Tuesday, August 24, 2010

A Path with Heart

 Several years ago, I was in a director-level communications position and really struggling with the politics of the place.  My husband, who was tired of my complaining, heard of a job at Microsoft (where he was working at the time) that we both knew I could do with two hands tied behind my back; I'd spent much of my career in similar positions.

So I blithely said, "Alright, I'll do it.  If I don't get the job, I'll just ... move to the San Juans and write a book!"

It was a joke, really; we both knew I'd get the job.  So I applied.  And they lost the application.  I printed up another and my husband hand-carried it to a friend in HR.  Who lost it again.  But the third time was the charm, and I soon found myself on the phone with a young man, probably half my age, who was interviewing me for the position.

At some point in the conversation, he asked, "If you were in a group with 100 people, where would you like to be positioned in that group?"  I thought about it for a milli-second or two, and then replied, "Number two."

"And why is that?" he asked. 

"I don't need to be number 1," I replied.  "I don't want to be dealing with all the politics: I just want to be the person who gets the job done and makes number 1 look good."

I never heard back from them, and we agreed that it was probably because the young man -- and the company -- were too young to understand the importance of hiring Number Twos.

I've been reading Deborah Tannen's book, Talking from Nine to Five: Women and Men at Work this week, and now I see that in offering to be Number Two I was probably making the same choice I've made repeatedly over the course of my life, the same choice most women -- or at least ones in my age range -- make, which is "not to blow your own horn."  It helps to understand that that is a sort of cultural imperative -- and one that probably needs to be overcome if women are ever to reach parity with men in the corporate world.

But what I also know is that, having lost that opportunity, I began to look more seriously at that joke I had spouted, and eventually I did just that: moved to the islands and wrote a book.  And my life has never been the same again -- and I mean that in a good way!  So why is that?  This morning I began reading Jack Kornfield's classic, A Path with Heart, and in the opening chapter he quotes Don Juan, in his teachings to Carlos Castaneda:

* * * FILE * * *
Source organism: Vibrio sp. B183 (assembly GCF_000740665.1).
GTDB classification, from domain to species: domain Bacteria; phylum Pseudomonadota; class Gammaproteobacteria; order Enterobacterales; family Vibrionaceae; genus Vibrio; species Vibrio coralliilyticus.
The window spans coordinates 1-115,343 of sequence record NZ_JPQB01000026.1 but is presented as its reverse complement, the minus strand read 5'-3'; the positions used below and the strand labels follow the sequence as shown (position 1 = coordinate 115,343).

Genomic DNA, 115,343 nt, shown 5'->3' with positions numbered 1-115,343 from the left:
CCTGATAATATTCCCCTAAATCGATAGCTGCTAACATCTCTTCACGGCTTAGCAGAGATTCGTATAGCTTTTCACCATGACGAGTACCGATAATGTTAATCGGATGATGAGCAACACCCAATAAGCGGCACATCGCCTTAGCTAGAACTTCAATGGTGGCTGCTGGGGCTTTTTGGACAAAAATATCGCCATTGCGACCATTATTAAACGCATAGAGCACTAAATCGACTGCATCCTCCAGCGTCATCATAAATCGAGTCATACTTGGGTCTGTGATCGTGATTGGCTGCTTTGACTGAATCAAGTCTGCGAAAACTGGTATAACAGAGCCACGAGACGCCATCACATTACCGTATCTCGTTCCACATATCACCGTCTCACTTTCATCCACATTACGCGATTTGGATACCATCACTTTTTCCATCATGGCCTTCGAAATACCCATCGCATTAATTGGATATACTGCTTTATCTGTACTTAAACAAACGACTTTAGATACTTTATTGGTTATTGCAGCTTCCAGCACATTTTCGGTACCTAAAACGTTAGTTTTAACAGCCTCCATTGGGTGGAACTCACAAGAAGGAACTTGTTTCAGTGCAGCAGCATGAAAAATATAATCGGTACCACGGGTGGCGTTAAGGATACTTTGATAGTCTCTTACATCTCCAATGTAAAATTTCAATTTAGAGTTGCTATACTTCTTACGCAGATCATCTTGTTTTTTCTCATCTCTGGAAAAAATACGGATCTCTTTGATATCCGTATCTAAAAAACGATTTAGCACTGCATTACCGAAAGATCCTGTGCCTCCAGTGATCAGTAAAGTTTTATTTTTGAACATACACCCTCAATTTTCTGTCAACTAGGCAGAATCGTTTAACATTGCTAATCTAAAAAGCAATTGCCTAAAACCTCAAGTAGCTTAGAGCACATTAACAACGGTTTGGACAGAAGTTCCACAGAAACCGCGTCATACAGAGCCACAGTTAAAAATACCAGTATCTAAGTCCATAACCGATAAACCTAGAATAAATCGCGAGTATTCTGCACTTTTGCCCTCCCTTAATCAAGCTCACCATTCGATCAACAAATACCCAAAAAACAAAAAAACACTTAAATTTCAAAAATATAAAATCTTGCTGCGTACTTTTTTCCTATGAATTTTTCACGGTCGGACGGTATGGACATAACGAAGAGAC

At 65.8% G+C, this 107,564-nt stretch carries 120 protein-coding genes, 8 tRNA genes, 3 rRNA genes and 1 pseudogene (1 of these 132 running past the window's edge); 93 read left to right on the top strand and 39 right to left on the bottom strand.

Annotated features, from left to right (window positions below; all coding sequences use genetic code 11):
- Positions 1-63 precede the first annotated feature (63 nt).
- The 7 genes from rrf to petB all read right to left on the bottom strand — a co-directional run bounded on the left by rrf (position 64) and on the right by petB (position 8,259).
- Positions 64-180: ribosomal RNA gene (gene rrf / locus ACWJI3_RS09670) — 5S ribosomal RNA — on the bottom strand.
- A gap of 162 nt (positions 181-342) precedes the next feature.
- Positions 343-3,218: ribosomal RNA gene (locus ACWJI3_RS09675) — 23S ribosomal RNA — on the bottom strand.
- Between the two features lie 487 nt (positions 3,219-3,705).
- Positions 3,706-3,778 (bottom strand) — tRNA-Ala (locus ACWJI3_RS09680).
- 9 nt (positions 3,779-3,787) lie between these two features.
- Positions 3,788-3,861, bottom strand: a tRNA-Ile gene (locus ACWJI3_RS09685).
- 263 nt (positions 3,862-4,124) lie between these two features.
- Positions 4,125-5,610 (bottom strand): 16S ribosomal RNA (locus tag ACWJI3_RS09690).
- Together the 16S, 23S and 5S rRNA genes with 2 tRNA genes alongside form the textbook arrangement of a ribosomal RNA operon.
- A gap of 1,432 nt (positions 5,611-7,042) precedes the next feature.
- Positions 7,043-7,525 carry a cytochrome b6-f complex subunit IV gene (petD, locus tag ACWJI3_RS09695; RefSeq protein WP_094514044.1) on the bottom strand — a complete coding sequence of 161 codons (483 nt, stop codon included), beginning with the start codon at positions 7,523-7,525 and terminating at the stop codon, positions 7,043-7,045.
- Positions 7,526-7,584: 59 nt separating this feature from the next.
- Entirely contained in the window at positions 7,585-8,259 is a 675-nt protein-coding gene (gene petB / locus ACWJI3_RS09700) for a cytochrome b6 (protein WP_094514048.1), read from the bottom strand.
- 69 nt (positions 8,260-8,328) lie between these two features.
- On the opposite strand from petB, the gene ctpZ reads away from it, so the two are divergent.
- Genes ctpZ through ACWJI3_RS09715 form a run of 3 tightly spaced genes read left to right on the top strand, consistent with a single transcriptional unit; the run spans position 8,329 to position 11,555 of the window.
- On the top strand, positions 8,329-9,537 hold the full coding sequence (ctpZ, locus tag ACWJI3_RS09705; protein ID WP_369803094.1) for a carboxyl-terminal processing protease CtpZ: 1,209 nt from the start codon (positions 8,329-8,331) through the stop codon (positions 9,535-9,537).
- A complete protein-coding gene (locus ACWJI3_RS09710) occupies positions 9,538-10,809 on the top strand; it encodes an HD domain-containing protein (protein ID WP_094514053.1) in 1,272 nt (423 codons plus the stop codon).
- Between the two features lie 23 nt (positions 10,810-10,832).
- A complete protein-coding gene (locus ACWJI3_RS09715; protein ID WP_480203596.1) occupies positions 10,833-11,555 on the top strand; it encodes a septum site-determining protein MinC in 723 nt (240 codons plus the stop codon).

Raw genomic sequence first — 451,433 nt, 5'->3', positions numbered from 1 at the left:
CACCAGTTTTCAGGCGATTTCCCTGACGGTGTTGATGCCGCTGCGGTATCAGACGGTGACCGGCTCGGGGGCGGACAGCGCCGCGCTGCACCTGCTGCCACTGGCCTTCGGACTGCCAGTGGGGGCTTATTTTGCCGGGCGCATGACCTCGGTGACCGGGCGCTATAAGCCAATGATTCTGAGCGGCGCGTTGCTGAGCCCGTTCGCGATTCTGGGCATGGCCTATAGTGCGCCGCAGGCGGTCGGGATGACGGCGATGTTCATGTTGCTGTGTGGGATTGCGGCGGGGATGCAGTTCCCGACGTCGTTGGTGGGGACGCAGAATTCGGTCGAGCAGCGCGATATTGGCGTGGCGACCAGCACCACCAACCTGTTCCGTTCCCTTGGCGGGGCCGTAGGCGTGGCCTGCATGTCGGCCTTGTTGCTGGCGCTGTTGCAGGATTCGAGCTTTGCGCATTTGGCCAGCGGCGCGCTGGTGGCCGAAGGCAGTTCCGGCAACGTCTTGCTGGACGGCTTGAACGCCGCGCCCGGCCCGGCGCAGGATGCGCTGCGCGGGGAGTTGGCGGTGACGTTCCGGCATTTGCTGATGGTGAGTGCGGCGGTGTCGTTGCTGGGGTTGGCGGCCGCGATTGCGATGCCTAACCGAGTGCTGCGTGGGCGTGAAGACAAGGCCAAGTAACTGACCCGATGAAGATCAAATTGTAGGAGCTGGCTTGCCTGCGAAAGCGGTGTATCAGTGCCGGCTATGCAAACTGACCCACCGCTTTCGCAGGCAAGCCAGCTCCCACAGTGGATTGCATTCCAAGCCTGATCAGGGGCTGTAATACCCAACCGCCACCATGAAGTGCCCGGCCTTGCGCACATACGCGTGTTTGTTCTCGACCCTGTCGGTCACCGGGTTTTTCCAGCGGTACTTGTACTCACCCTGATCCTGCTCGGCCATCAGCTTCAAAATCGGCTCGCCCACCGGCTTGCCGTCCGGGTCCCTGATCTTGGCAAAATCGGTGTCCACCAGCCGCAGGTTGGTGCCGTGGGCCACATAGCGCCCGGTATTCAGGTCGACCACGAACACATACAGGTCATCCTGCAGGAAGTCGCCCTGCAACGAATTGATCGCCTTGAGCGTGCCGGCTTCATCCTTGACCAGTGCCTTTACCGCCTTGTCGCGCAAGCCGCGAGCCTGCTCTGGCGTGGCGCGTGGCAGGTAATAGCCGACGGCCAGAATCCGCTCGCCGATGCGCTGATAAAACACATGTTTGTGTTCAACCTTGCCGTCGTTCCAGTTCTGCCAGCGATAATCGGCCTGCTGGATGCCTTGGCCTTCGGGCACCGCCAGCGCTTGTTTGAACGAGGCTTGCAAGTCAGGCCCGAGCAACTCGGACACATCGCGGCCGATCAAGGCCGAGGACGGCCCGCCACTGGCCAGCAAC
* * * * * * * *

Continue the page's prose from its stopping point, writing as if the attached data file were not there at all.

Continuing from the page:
"Look at every path closely and deliberately.  Try it as many times as you think necessary.  Then ask yourself and yourself alone one question...Does this path have a heart?  If it does, the path is good.  If it doesn't, it is of no use."

"Of course!" I thought -- I had chosen the path with heart!

Last night another job came across my desk, and again, I changed my resume and began drafting a cover letter.  But I could feel resistance building in me, and before long it became apparent: this isn't really something I want to do right now.  And now, this morning, I am beginning to understand: I'm looking for a path with heart, and this one isn't it.

Riding the ferry a week or so ago, before I left for camp, I looked out my window and spotted this heart on the floor between the two cars next to me.  Hearts always seem a sort of cheap and easy symbol to me, but I leaned out and took a picture anyway.  And now I see why: something out there was determined to remind me: look for a path with heart.

And though job hunting is becoming a bit of an imperative at this point, I suspect that even though money is the driving force behind the hunt, finding a path with heart is really the most important aspect of this project.  Surely there will be a way for me to do what needs to be done that will also prove to be a path with heart.  I will just have to trust that way will emerge.


Maureen said...

I support you looking for that "path with heart". I think there's a place where you'll combine your intelligence and learning and especially your artistic skills to make a difference. When the "right" offer comes, you'll know, because you won't have to talk about being a number on some scale or within some group. Everyone in the group will matter.


P.S. Let me know how you like the Tannen book. I've read most of her work but not this one.

M.L. Gallagher said...

Diane, you always cast such light and beauty on my path -- both with your words and your photos.

I love, "find the path with heart!"


KimQuiltz said...

I don't have to tell you to "stick to the path," you already know you need to do that! I'll just stand here on the sidelines and cheer you on as you run by.

Woot Woot Diane!!


I support you in your quest for a path with heart - so important - you're so full of energy and talent that there IS a path for you; a path just waiting for the person with a heart and passion to fill it and that will be you.